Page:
Sometimes I wonder if I start celebrating Christmas too early. I really don’t think there’s such a thing, but yes, that’s me. I start thinking about Christmas in July, I skip over Halloween for the most part, and consider Thanksgiving “Christmas Prelude”. I think Christmas isn’t uppermost in my mind probably from mid-February until the beginning of July, only. And, well, I could be lying.
At any rate, I wanted to share this video, which was my introduction to the incomparable Lindsey Stirling (thank you, Mark!), because my watching it is the start of all things Christmas-y for the year. So, yeah, I watched it in July and haven’t stopped yet. I love her other Christmas music videos and watch them, too, along with the Piano Guys. I’ll put on a bunch of them in a wonderful YouTube line up and go about my business for the day with them playing in the background. Enjoy!
As you may know if you’ve read prior posts, I invited the followers on the Jo Allen Ash Facebook page to send me questions they might have about The Shadows We Make—characters, settings, something they might be wondering about the writing process, or whatever (within reason) interested them. The third question, from D.H., is:
Are you ever surprised by the characters’ stories and how they lead you forward?
Answer: For me, a one-word answer to this question sums it up: Always. I think most authors will tell you how characters have a life of their own, coming into their brains sometimes as total strangers, although before long taking up deep-rooted residence in the grey matter with their own unique personalities and motivations. Often, then, when a person is writing, the character so embedded into the subconscious will dictate where the story is going next, or at least their portion in the telling. It is, of course, the writer who is doing this, but it doesn’t feel that way and the results are often surprising and gratifying, because you can sense the “rightness” present in the character’s decision. As long as the author keeps true to the goals for the story, those multitudinous moments when the character takes you by the hand and says, “No, not that way! Over here. Come on,” works out to be the best direction for the story in the long run. I know many of my characters deserve my deepest gratitude for their assistance!
If you want a visual example of this process, watch the movie “The Man Who Invented Christmas” about Charles Dickens’ writing of A Christmas Carol. It’ll be the perfect time of year soon to indulge yourself with it anyway, and you’ll remember this blog and say to yourself, “Oh, well heck, so that’s how it happens.”
For now. Until the next one. It’s been a challenging learning curve, but I’ve enjoyed it. I’ve made the below book trailers for the three books released this year.The Shadows We Make, a critically acclaimed debut YA SF dystopia written as Jo Allen Ash and Hurry Home for Christmas, written as Robin Maderich and a re-issue (2nd Edition) of the first book in the Connor Falls Christmas series. Hurry Home for Christmas, with new cover and updated content, is available now in celebration of the upcoming When the Heart Brings You Home: A Connor Falls Christmas Collection, which is a three-novella in one volume November release, filled with all the holiday “feels”!
As you may know if you’ve read prior posts, I invited the followers on the Jo Allen Ash Facebook page to send me questions they might have about The Shadows We Make—characters, settings, something they might be wondering about the writing process, or whatever (within reason) interested them. The second question, from Bella M., is:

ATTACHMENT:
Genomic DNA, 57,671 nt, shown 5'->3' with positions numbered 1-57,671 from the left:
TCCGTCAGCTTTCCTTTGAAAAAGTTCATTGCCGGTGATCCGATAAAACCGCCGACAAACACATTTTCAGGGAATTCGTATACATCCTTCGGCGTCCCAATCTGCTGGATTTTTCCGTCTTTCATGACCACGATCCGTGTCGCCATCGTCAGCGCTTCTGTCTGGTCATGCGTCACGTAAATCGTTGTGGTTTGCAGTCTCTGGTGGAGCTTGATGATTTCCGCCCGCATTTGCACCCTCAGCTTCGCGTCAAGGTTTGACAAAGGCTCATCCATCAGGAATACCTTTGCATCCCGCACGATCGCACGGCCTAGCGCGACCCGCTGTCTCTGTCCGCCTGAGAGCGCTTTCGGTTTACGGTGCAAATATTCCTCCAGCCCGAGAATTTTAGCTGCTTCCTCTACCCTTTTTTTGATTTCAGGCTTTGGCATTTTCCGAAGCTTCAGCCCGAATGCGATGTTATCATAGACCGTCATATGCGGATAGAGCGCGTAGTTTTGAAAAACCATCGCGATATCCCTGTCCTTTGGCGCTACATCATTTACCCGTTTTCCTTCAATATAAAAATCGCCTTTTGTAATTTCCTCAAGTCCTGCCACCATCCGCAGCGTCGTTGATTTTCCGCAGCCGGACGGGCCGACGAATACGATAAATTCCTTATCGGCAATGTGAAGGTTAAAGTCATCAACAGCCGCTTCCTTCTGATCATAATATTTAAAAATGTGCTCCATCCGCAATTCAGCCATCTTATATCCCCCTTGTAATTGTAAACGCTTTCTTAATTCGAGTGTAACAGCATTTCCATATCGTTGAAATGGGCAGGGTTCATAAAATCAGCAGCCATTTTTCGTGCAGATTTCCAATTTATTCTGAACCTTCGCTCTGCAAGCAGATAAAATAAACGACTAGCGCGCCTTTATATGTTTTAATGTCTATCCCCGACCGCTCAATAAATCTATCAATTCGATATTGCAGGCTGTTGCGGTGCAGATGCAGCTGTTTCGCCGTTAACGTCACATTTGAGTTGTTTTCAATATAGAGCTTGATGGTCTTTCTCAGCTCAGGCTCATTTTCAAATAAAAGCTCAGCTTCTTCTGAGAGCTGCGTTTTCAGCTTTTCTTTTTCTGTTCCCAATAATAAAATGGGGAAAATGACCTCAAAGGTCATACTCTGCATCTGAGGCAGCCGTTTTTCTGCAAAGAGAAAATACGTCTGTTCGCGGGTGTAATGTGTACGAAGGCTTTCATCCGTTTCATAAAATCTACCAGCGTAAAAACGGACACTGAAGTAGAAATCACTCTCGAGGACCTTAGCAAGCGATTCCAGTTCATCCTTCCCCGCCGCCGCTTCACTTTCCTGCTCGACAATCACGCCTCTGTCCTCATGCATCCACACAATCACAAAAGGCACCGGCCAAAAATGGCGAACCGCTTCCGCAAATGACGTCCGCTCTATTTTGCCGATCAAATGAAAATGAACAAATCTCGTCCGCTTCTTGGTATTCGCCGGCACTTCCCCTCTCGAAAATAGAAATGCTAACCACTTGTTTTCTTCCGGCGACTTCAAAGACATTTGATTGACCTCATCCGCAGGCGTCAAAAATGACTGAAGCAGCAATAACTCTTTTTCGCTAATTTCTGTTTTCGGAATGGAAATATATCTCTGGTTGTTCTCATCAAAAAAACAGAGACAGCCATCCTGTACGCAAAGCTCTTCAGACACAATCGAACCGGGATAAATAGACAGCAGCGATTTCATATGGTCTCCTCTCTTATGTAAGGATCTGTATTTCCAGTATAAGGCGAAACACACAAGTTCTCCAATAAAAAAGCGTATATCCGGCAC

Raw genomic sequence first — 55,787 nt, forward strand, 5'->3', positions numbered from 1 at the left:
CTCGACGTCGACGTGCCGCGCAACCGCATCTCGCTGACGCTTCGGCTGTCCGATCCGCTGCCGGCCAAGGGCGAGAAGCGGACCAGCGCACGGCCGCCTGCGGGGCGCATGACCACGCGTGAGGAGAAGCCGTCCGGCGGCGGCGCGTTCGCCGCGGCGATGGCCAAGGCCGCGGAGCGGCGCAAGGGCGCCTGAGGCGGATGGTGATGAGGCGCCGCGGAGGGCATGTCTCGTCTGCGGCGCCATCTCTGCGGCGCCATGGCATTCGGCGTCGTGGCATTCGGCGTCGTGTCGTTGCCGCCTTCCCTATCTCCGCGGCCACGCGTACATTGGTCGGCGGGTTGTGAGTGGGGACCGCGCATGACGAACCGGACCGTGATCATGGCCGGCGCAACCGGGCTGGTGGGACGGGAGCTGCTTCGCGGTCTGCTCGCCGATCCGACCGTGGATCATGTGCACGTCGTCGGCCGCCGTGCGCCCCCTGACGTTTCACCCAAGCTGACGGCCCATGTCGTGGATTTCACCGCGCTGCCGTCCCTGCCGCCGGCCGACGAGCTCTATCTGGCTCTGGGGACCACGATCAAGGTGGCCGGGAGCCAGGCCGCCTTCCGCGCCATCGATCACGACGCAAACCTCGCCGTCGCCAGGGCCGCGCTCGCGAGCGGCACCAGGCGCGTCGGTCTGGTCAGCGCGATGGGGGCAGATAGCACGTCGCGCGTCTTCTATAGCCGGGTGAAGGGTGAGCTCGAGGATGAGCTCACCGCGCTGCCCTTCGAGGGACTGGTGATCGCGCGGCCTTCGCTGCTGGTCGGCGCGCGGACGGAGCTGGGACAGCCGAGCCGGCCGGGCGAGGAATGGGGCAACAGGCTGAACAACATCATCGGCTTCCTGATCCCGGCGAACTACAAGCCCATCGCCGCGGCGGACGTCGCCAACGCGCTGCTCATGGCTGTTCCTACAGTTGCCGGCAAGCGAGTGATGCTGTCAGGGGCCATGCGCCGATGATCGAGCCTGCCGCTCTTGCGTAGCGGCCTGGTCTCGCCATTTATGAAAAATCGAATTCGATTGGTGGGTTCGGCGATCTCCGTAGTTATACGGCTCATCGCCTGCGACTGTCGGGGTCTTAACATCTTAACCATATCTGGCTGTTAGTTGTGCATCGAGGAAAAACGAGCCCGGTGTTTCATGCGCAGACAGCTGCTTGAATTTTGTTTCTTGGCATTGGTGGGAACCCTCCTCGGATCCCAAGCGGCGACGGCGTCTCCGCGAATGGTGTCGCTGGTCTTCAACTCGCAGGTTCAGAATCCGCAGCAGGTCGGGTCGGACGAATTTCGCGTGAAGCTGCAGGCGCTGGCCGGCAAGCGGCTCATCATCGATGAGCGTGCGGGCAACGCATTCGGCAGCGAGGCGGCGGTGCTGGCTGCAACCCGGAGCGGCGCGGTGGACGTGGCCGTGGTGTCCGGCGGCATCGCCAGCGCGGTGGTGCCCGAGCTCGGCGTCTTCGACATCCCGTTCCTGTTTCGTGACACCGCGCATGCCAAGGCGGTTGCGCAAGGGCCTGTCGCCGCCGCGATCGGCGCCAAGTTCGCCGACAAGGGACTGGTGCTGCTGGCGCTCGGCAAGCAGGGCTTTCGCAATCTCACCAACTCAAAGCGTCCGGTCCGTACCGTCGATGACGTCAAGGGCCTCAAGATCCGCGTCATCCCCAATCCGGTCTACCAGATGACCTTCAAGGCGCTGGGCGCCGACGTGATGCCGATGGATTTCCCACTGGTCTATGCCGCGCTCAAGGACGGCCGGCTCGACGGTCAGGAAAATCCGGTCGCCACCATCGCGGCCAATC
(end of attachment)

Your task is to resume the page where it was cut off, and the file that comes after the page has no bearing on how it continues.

You mention that Grace and her brothers get their names (as well as Grace’s green eyes) from her mother’s side. Who is her mother? Where do the names come from?
Answer: Although not explained in this book (The Shadows We Make) and only touched on in the next (The Thrice-Gifted Child), Grace’s mother, whose name is Aine, is a descendant of an extremely ancient line with ties to Earth. When her ancestry is discussed, the land from which her mother’s people are said to have originated is referred to by the ancient name of Eire. There will be more about this lineage and what it means to Grace.
Last weekend, my eldest son drove me around for some errand running. It was quite a bit past lunch time and we were contemplating whether we should stop and grab something or head home. Well, by chance (not really by chance, I insisted we head over that way) we pulled into the parking lot for Hometown Creamery over on Gravel Pike in East Greenville—Pennsylvania, for those who aren’t familiar. We’d both been talking about checking it out. Not a place for lunch, as far as I could tell, but, hey, you gotta live a little, right?
Egads, try live a lot, especially if you’re an ice cream lover.
In high anticipation, we exited my son’s vehicle and strode up to the front door of a building that has been many things over time, but which now houses, as the sign indicates, Hometown Creamery – Small Batch Ice Cream – Donuts – More. Like I said, not exactly a place for lunch. Definitely a place to satisfy a sweet tooth in the most wonderful way.
We paused beneath the green awning, glanced at the store hours, agreed we were skipping lunch after all and going straight to dessert, and went inside. Oh my. Oh, oh, oh my.
It’s a wide-open area upon entry (I believe all the seating is outside on park-type benches and an umbrellaed picnic table or two, but I may be mistaken—might have to go back again to check and, yeah, get some more ice cream) with a very friendly young woman directly ahead at the register. She instructed us with a smile to go to our left where we would await our turn to order. We happily complied, perusing the menu of delights with mouths open and an occasional swipe at drool.
I ended up after much indecision getting myself a fudge brownie with chocolate ice cream sundae, complete with whipped cream and maraschino cherries (I did say we hadn’t had lunch, didn’t I?) and my son had something called Tootie-Fruity with more words to follow. I can’t remember them right now. I have a feeling I was way too concerned with my own choice.